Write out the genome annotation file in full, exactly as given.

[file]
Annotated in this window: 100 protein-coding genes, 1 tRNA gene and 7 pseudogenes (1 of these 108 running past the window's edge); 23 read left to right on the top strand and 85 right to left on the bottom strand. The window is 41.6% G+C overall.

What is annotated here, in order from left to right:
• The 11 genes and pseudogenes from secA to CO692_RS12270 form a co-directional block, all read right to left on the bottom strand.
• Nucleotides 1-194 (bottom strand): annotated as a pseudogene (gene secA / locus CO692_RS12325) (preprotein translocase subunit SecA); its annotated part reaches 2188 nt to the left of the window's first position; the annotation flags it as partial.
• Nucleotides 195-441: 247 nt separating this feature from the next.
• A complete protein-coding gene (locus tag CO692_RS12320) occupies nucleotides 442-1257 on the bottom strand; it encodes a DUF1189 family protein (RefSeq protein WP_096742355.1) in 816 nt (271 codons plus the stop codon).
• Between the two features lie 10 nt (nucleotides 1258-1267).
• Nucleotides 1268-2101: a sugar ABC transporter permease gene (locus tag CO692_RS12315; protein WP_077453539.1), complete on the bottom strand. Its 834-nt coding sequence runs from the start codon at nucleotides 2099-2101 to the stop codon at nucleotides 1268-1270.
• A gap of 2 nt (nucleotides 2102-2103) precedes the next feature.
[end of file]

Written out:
Annotated in this window: 100 protein-coding genes, 1 tRNA gene and 7 pseudogenes (1 of these 108 running past the window's edge); 23 read left to right on the top strand and 85 right to left on the bottom strand. The window is 41.6% G+C overall.

What is annotated here, in order from left to right:
• The 11 genes and pseudogenes from secA to CO692_RS12270 form a co-directional block, all read right to left on the bottom strand.
• Nucleotides 1-194 (bottom strand): annotated as a pseudogene (gene secA / locus CO692_RS12325) (preprotein translocase subunit SecA); its annotated part reaches 2188 nt to the left of the window's first position; the annotation flags it as partial.
• Nucleotides 195-441: 247 nt separating this feature from the next.
• A complete protein-coding gene (locus tag CO692_RS12320) occupies nucleotides 442-1257 on the bottom strand; it encodes a DUF1189 family protein (RefSeq protein WP_096742355.1) in 816 nt (271 codons plus the stop codon).
• Between the two features lie 10 nt (nucleotides 1258-1267).
• Nucleotides 1268-2101: a sugar ABC transporter permease gene (locus tag CO692_RS12315; protein WP_077453539.1), complete on the bottom strand. Its 834-nt coding sequence runs from the start codon at nucleotides 2099-2101 to the stop codon at nucleotides 1268-1270.
• A gap of 2 nt (nucleotides 2102-2103) precedes the next feature.